Worried that proposed health-care “reform” measures would somehow divert your tax money to help fund abortions? Sen. Dianne Feinstein (D.-Calif.) has this response to your concerns: “Please.”
In an interview with CNS News in which she was asked if it was morally right to use tax dollars from pro-life Americans to subsidize insurance plans that cover abortion, Feinstein argued the following:
Is it morally correct? Yes, I believe it is. Abortion is legal, and there (are) certain very tragic circumstances that a woman finds herself in. Married, with an unborn baby that’s unable to survive outside of the womb, her doctor tells her it’s a threat to her health. I think she ought to have a policy available to her.
When asked again, she replied with the following:
Please. We pay for a lot of things that we may or may not agree with, and taxpayers pay for it, for those things, as well.
So, her argument seems to be that since taxpayers already pay for many things they don’t morally agree with, it’s alright to add yet another item to that list. And that’s the logic of a statist. Nevermind the individual religious or property rights of the taxpayers — or the Constitution for that matter.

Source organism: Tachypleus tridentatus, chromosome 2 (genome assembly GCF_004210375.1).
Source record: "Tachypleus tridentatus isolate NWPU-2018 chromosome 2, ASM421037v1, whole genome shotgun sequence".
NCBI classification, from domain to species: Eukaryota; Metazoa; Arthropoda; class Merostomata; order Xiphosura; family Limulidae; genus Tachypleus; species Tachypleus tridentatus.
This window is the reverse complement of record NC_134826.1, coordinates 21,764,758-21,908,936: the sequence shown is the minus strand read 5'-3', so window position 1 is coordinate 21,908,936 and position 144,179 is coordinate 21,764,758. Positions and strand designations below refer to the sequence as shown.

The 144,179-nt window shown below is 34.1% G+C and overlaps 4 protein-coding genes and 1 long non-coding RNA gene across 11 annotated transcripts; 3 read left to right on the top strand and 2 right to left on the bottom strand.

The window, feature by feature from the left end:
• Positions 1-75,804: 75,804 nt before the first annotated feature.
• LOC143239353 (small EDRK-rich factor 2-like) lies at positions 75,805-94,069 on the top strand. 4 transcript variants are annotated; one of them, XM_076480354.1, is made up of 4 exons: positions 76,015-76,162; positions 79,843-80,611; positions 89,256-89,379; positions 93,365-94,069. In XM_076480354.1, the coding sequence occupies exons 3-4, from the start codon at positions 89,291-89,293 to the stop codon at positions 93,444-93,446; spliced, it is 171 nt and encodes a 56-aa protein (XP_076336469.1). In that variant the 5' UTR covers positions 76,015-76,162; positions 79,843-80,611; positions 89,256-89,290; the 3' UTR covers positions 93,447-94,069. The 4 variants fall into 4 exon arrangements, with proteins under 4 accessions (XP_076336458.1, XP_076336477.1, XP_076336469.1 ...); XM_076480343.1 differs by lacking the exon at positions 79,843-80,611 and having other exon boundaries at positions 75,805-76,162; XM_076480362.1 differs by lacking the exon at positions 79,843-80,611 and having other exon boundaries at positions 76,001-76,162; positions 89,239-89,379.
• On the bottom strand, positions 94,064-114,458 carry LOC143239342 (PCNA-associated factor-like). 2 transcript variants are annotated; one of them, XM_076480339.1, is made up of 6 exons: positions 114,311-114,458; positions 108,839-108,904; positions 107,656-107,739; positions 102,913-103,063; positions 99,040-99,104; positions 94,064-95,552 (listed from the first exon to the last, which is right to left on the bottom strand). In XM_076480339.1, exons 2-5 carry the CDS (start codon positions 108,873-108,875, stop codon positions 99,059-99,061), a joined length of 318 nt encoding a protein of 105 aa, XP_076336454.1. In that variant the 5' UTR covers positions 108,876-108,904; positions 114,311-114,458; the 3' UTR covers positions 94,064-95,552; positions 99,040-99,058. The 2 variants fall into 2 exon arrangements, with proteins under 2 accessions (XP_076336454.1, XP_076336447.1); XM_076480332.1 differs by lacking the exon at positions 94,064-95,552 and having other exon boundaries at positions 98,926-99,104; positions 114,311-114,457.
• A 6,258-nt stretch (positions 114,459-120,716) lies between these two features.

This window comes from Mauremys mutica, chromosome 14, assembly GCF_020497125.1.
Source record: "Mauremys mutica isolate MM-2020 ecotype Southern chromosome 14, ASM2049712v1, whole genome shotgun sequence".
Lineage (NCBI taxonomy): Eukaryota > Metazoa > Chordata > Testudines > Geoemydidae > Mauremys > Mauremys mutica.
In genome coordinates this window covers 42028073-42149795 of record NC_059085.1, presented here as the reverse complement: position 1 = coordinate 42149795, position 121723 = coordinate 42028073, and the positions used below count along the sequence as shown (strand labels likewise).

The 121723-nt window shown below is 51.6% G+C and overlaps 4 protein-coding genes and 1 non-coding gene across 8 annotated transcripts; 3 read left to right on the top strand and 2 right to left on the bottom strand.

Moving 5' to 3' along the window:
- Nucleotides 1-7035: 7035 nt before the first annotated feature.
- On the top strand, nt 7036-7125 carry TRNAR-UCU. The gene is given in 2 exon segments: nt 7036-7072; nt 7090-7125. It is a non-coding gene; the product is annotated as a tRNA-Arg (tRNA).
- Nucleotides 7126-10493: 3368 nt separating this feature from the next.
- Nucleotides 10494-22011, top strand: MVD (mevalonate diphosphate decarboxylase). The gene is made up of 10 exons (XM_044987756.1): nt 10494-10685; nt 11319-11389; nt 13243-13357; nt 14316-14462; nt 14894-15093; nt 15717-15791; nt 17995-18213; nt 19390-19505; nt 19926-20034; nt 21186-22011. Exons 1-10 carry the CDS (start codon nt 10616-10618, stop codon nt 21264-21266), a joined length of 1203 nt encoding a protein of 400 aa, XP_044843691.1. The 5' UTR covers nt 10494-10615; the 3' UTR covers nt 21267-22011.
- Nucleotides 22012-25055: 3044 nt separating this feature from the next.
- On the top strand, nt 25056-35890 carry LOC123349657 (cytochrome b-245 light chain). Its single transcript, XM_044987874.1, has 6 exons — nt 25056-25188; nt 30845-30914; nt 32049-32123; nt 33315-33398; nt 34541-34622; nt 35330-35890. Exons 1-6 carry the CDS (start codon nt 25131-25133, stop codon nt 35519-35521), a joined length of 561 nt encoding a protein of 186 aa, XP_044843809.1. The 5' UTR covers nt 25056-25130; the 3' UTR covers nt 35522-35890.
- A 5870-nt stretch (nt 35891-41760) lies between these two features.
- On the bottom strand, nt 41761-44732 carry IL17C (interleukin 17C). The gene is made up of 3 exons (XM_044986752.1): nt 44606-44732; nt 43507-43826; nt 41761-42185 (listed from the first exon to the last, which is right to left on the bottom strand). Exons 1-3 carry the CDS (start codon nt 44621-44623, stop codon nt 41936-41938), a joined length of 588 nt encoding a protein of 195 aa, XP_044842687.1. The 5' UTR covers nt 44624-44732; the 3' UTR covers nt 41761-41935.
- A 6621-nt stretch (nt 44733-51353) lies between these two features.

It might have been wise for the reporter to again follow up with the senator by asking her something like this: “Exactly which part of the Constitution permits Congress to take money from one American and use it to subsidize a medical procedure for another American?” A good guess would be that she would then either attempt to twist the wording and/or meaning of the Constitution to fit her objectives or just simply blow the question off.
She may want to take a tip from the playbook of her fellow member of Congress from California, House Speaker Nancy Pelosi. Pelosi replied with this gem when asked in October by a CNS reporter to explain what part of the Constitution gave Congress the authority to mandate that individuals purchase health insurance: “Are you serious? Are you serious?”. She then shook her head. Her spokesman later reiterated the point with the following statement:
You can put this on the record. That is not a serious question. That is not a serious question.
Moral of the story: Don’t question members of Congress; they know better than you. Forget the details of that pesky Constitution.